3 reasons why this year's Champions Classic is a tremendous event again
CHICAGO — The Champions Classic is great every year in the sense that it annually offers an early glimpse at some of the nation’s best college basketball teams that double as the sport’s biggest brands.
There have been six so far.
Tuesday night will be the seventh.
They’ve been held in New York twice, Atlanta, Indianapolis and here at the United Center three times, if you count this year, and there’s never not been at least one top-three team on display. The nation’s No. 1 team has been involved four of the past five years. The eventual national champion has been involved twice (2011, 2014). A future No. 1 overall pick in the NBA Draft has played in the event in three of the past six years. And, obviously, this year could easily make it four times in seven years.
Simply put, the Champions Classic is tremendous. And this year’s version — No. 1 Duke vs. No. 2 Michigan State followed by No. 4 Kansas vs. No. 7 Kentucky — is no exception for three reasons. Here are those three reasons:
1. It features a No. 1 vs. No. 2 showdown
When Duke-Michigan State tips a little after 7 p.m. ET it’ll be just the second No. 1 vs. No. 2 matchup in college basketball in the past four years — and only the fourth in the past 10. So we don’t get these often. But when we do they’re usually close. For proof, consider the past four No. 1 vs. No. 2 games:
- Feb. 25, 2007: No. 2 Ohio State 49, No. 1 Wisconsin 48
- Feb. 23, 2008: No. 2 Tennessee 66, No. 1 Memphis 62
- Nov. 12, 2013: No. 2 Michigan State 78, No. 1 Kentucky 74 (Champions Classic)
- Jan 4, 2016: No. 1 Kansas 109, No. 2 Oklahoma 106 (3 OT)
As you can see, those four games were decided by an average of 3.0 points. None were blowouts. All were competitive. So you’d be wise to expect something similar Tuesday night between No. 1 Duke and No. 2 Michigan State. For what it’s worth, the Blue Devils are a 1.5-point favorite.
2. Four Hall of Fame coaches in one building
Kansas coach Bill Self’s induction into the Naismith Memorial Hall of Fame in September means all four coaches in Tuesday night’s doubleheader — the other three are Kentucky’s John Calipari, Duke’s Mike Krzyzewski and Michigan State’s Tom Izzo — are Naismith Memorial Hall of Famers. Best I can tell, no doubleheader in the history of college basketball has ever featured four already-inducted Naismith Memorial Hall of Famers. So what the soldout crowd at the United Center will witness are two games featuring four all-time coaching greats — all of whom have won national championships and are still very much operating at the highest level of the sport.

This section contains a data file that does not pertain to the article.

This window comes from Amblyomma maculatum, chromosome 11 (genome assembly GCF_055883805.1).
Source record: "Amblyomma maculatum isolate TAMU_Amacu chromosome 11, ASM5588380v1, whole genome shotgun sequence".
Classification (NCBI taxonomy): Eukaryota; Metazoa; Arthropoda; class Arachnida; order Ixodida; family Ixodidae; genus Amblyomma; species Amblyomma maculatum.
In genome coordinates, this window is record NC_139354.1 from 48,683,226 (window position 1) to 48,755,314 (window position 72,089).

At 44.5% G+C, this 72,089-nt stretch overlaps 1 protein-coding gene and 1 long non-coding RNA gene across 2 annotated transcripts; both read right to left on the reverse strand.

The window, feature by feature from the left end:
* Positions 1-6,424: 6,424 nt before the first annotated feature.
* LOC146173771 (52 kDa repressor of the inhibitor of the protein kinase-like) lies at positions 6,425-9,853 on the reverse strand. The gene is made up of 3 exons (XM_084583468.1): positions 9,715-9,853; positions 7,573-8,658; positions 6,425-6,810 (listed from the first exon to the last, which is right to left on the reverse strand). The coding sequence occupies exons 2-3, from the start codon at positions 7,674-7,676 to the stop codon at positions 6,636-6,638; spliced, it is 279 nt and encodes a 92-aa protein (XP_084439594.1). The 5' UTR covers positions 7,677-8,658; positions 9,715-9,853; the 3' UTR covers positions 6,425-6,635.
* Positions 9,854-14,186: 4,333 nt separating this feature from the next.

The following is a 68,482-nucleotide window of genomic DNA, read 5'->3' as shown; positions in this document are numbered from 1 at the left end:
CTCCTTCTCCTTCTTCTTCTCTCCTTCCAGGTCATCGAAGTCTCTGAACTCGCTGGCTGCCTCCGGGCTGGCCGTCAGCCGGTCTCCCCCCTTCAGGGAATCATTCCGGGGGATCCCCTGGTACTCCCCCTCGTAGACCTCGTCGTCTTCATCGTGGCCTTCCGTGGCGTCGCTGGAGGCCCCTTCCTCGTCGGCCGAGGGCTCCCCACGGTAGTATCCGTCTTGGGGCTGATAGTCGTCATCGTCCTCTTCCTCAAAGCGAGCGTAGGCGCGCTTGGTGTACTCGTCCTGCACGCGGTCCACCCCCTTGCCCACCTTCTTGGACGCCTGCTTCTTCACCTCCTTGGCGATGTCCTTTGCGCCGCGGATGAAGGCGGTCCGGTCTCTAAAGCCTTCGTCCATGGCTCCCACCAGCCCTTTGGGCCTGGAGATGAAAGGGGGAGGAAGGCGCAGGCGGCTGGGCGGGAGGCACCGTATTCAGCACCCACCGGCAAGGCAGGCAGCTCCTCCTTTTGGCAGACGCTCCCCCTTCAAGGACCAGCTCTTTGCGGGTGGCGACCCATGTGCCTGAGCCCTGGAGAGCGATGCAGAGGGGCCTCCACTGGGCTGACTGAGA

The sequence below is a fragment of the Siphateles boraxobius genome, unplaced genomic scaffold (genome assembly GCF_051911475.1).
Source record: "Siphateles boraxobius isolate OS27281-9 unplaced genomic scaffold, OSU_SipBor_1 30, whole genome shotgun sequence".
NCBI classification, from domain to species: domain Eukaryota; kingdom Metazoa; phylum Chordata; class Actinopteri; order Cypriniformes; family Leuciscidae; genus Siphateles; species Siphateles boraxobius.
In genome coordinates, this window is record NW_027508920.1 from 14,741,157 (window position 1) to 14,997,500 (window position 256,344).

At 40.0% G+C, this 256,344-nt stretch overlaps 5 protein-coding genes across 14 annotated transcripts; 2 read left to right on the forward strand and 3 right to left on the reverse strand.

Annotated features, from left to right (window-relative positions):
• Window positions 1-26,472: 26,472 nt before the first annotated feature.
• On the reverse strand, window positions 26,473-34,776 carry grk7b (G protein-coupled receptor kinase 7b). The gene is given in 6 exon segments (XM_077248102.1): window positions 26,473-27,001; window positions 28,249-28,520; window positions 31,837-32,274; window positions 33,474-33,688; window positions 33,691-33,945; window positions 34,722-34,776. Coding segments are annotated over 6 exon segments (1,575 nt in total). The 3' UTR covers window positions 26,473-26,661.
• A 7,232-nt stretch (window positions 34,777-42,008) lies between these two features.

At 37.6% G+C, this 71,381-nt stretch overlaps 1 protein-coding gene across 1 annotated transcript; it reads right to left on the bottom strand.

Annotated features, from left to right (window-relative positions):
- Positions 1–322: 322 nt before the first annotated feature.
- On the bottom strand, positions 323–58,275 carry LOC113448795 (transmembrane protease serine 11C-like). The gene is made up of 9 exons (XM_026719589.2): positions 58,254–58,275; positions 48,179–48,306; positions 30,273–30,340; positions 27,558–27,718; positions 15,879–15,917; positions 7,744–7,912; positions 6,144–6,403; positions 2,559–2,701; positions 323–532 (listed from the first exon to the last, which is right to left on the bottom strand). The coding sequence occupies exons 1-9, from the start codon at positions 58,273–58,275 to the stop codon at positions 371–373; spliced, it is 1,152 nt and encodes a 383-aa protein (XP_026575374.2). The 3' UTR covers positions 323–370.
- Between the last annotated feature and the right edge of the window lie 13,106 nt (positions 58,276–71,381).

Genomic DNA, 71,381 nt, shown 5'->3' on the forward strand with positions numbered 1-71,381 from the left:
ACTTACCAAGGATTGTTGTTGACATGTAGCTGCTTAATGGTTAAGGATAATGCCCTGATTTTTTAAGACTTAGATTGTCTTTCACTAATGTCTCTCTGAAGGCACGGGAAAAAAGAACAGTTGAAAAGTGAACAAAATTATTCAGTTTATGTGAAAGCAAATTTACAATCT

There are only six active Naismith Hall of Famers in Division I men’s basketball. (The other two are North Carolina’s Roy Williams and Syracuse’s Jim Boeheim.) And four of the six will be working in the United Center on Tuesday night. That’s good stuff.
3. Talent on top of talent on top of talent
Duke, Michigan State, Kansas and Kentucky combined have 10 players on their rosters that are Miles Bridges).. Ultimately, that number could be closer to eight. Or 12. But, either way, a lot of future pros will be at the United Center on Tuesday. That’s the indisputable point. And Game 1 could feature the No. 1 overall pick in the 2018 NBA Draft (Duke’s Marvin Bagley) against the 2018 National Player of the Year (Michigan State’s
Bagley and Bridges, in my opinion, are the favorites for those honors. And, at this point, I won’t be surprised if Bagley becomes the first person to be both the Player of the Year and No. 1 pick in the NBA Draft since Kentucky’s Anthony Davis in 2012. The 6-foot-11 forward is that kind of talent. He’s recorded back-to-back 20-10 games to start his college career. Another could be on tap Tuesday night.
Bottom line, this should be fun.
The Champions Classic is terrific every year. But the 2017 version seems bigger and better than most. Needless to say, nothing is guaranteed. But don’t be shocked if we look back in April and realize this was the first big stage of the season for the eventual national champions, eventual Player of the Year and eventual No. 1 pick of the NBA Draft.